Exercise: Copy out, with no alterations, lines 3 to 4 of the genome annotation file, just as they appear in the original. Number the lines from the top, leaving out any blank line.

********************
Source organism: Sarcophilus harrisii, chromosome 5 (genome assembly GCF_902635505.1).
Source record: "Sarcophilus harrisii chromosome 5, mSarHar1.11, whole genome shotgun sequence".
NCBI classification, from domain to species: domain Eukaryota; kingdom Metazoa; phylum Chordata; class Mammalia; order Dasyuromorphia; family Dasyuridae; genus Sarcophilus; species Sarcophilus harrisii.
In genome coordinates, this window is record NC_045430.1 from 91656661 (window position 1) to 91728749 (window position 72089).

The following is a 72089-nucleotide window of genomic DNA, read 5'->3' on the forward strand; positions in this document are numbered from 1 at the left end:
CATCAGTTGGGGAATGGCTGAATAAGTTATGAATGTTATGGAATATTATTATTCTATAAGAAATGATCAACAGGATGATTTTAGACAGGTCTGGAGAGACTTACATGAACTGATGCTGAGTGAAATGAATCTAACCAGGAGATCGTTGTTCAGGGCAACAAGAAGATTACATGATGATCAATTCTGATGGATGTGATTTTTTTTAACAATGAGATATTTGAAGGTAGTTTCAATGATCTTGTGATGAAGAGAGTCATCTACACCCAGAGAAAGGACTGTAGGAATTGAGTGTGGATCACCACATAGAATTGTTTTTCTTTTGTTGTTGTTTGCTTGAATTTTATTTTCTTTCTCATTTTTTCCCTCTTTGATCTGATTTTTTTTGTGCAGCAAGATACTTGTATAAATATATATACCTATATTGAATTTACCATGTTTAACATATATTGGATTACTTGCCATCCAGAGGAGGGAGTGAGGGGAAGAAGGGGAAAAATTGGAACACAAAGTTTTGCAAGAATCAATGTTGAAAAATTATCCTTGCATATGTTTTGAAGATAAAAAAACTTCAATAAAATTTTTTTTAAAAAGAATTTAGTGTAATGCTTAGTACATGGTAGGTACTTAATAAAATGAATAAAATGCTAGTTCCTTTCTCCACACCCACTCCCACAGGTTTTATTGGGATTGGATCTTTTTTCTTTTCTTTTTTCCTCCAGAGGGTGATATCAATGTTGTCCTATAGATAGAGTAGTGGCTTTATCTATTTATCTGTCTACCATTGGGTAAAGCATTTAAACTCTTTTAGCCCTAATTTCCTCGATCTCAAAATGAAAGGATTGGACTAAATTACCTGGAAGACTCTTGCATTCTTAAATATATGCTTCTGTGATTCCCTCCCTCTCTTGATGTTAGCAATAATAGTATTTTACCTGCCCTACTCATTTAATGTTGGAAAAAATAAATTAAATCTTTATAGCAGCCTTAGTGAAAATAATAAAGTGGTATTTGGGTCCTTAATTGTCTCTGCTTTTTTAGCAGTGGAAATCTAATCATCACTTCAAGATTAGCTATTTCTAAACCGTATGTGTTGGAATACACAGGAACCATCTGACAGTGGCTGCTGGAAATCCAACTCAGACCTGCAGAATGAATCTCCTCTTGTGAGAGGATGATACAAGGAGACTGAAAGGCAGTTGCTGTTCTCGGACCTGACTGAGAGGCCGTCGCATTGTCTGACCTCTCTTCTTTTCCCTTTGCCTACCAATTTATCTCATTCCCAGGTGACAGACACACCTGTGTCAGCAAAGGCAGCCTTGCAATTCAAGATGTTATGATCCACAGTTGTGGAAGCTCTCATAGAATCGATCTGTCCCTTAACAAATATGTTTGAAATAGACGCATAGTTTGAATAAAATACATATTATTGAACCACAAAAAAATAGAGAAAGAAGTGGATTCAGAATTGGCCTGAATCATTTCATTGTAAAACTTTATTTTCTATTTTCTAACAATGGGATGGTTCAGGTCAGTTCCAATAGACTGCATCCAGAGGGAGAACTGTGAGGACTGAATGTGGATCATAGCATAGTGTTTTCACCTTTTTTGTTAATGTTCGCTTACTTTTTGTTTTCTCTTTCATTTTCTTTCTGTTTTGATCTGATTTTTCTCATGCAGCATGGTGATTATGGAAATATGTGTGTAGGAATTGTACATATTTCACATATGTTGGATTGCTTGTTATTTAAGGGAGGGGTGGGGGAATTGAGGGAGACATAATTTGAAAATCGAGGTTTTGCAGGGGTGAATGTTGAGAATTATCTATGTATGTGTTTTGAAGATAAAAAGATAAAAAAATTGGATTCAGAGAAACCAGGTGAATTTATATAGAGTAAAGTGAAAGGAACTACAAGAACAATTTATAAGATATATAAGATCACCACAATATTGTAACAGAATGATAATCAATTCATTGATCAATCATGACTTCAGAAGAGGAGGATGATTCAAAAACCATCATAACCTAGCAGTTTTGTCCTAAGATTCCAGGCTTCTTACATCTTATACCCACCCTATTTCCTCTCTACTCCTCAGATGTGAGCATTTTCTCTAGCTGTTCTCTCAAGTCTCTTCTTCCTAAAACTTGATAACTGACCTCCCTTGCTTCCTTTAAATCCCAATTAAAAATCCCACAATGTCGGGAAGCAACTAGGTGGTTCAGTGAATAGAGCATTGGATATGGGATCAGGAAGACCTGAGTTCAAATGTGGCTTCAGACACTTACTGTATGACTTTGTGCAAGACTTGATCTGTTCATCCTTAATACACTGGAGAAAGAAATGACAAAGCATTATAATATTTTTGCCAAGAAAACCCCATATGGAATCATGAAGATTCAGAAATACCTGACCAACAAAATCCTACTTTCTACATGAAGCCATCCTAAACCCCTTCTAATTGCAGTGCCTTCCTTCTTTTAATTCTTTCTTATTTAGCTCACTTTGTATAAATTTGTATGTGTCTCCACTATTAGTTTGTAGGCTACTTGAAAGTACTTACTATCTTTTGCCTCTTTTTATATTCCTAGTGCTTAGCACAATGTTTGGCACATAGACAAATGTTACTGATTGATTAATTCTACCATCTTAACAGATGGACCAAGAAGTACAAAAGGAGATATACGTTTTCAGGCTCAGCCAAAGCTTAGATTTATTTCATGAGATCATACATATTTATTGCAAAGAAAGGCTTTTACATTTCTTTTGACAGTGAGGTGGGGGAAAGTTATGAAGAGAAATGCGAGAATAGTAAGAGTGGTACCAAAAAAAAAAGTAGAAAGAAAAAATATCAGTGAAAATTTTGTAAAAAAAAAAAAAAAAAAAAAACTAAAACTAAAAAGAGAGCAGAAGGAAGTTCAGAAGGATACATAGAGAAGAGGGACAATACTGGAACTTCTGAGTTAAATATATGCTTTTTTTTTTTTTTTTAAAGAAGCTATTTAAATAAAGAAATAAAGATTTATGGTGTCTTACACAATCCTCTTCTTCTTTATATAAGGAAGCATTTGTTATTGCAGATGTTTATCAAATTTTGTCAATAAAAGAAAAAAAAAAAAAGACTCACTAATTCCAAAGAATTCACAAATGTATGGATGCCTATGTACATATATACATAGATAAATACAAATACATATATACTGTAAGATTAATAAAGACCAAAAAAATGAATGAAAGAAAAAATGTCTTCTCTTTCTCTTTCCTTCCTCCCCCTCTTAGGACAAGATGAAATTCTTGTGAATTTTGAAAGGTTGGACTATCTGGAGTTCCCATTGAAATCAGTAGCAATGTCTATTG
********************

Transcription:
NCBI classification, from domain to species: domain Eukaryota; kingdom Metazoa; phylum Chordata; class Mammalia; order Dasyuromorphia; family Dasyuridae; genus Sarcophilus; species Sarcophilus harrisii.
In genome coordinates, this window is record NC_045430.1 from 91656661 (window position 1) to 91728749 (window position 72089).